Addicts of all types have ongoing issues with healthy emotional and sexual intimacy. This is hardly surprising when one understands that addicts engage in their addictive behaviors not to have a good time (even if that’s how their use began), but to self-soothe and avoid the pain of life. In other words, addicts drink, use, and act out not because they want to feel better, but because they want to feel less. Their ultimate goal is not to party, but to escape and dissociate from life stressors, emotional discomfort, and the pain of unresolved childhood or severe adult trauma.
For the most part, people who are dealing with psychological issues caused by early-life trauma (neglect, inconsistent parenting, emotional and psychological abuse, physical abuse, sexual abuse, etc.) typically begin the process of self-medicating their emotional discomfort relatively early in life, most often during adolescence. Usually they rely on addictive substances, but escapist behaviors like masturbation, binging and purging, and other potentially compulsive activities are also common.
The Intersection of Drugs and Sex Addiction
Unfortunately, the link between substance abuse and sexually acting out is drastically under-researched. Nevertheless, it is clear that many addicts fuse their substance abuse with an intimacy disorder such as sexual addiction, with each behavior reinforcing the other, creating over time a surefire “paired trigger” for relapse. Very often, for people with this dual disorder, the substance of choice is a stimulant like meth or cocaine, primarily because these drugs both lower inhibitions and enable marathon sex. Men will add Viagra, Cialis, Levitra, and other erection-enhancing drugs to the mix, for obvious reasons. And both genders may abuse benzodiazepines, cold remedies, and other depressants as a way to “come down” when the party finally (albeit temporarily) ends.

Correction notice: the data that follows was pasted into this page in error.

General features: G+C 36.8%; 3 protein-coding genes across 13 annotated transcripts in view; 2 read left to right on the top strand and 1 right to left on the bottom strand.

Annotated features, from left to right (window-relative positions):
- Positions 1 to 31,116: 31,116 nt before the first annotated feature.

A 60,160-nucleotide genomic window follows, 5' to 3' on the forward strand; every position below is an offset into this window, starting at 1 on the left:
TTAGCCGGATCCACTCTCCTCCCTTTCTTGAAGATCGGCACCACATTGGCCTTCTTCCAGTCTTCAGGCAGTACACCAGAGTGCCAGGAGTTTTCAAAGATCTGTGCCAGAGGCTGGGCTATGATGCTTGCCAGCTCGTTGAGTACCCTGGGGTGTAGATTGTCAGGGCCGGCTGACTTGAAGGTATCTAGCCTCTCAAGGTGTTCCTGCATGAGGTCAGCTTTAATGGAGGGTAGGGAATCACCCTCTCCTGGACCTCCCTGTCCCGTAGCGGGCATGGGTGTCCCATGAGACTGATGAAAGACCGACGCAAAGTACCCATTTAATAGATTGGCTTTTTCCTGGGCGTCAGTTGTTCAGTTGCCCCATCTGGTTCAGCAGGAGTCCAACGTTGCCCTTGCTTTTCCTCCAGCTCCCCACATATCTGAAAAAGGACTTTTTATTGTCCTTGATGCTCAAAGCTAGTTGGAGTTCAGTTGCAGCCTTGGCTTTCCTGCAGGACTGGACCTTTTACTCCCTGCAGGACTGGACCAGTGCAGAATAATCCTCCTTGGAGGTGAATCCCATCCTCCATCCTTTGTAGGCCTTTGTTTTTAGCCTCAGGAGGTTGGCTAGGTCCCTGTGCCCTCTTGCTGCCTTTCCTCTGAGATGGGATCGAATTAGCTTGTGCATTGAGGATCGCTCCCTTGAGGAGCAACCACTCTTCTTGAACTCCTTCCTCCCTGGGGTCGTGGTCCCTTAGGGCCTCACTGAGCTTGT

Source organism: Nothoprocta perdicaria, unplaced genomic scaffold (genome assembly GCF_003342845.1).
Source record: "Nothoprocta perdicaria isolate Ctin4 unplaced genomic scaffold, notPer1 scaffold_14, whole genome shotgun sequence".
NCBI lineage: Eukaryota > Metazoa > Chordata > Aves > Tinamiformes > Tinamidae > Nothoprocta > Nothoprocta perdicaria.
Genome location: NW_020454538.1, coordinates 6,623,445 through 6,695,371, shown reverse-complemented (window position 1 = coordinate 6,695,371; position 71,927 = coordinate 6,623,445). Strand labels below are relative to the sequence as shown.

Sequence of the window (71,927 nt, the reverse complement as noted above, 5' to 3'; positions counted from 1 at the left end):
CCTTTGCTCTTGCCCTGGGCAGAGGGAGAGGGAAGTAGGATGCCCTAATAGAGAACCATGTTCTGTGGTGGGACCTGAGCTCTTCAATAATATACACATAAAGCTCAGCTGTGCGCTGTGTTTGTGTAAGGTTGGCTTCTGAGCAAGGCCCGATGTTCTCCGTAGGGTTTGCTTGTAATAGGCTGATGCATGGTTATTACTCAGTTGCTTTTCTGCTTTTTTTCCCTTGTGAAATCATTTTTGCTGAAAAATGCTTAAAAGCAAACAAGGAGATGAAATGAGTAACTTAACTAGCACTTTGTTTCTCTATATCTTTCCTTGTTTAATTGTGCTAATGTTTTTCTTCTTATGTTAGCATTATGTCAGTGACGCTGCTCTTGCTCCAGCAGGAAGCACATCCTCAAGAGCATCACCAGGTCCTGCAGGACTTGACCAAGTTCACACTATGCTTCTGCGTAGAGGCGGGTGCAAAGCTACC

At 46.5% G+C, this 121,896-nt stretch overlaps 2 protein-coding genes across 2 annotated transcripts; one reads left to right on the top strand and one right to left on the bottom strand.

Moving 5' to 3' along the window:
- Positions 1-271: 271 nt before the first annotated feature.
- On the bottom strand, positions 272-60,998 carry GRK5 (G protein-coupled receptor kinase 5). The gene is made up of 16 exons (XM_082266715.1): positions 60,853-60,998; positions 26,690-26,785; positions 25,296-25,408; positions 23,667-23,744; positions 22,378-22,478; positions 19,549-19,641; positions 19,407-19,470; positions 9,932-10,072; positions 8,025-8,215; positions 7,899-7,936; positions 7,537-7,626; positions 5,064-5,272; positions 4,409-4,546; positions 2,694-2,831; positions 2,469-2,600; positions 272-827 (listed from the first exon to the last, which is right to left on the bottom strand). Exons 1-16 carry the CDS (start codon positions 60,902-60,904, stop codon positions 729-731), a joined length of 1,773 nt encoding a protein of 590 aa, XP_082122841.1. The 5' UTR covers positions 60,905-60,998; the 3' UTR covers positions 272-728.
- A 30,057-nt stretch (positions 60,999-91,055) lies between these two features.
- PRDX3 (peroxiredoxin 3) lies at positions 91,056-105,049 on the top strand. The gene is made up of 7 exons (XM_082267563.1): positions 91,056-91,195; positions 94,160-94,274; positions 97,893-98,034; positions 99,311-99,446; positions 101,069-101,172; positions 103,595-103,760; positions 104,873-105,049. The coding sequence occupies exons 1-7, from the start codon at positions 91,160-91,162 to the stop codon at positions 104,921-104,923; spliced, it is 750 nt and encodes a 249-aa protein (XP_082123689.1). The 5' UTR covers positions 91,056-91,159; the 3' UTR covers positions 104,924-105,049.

Often these addicts have extensive histories of substance abuse relapse, nearly always tied to their non-intimate sexual behaviors (porn, casual sex, anonymous sex, prostitutes, and the like). In the past, these individuals have gone into substance abuse treatment centers, but the facilities have not addressed the ways in which sex plays into their drug use. Then, post-treatment, uneducated about the full nature of their addiction, they look for the same type of sexual encounters they’re used to, and before they know it they’ve relapsed with drugs. This is because, for them, drugs and non-intimate sexuality are intricately linked. For these men and women, drugs and sex are not separate issues. Instead, they are a single, fused addiction. If they’re doing one, they’re almost certainly doing the other.
Treating Addiction and Related Intimacy Disorders
The Hader Clinic employs highly skilled Clinical Psychologists with vast expertise in helping patients deal with sexual intimacy and codependent disorders. Drug addiction rarely presents as a single issue and without complete and holistic care addressing all behavioral and psychological issues recovery will only be precarious at best.
Recognizing that substance abuse and intimacy issues can be linked, and that treating one without treating the other rarely leads to any sort of lasting sobriety. The main difference between Dual Diagnosis programs and what you’ll find at most rehab facilities is a conscious recognition of the ways in which substance abuse issues and intimacy disorders are often interrelated.
Elsewhere, patients with this dual addiction issue typically have their sexual behavior minimized or written off as something to be dealt with in their fourth and ninth steps (in a 12-step recovery program). So these individuals, despite their extensive histories of linking drug use with non-intimate sexuality, leave treatment having dealt with only half their problem. Their shame and secrets regarding past and present sexual behaviors are unaddressed, as is education about how they might be able to handle sex in sobriety without relapsing. The Dual Diagnosis programs take a more holistic view, recognizing and fully treating the drugs/sex connection, giving these addicts the best possible chance at lasting sobriety and a happier, healthier life.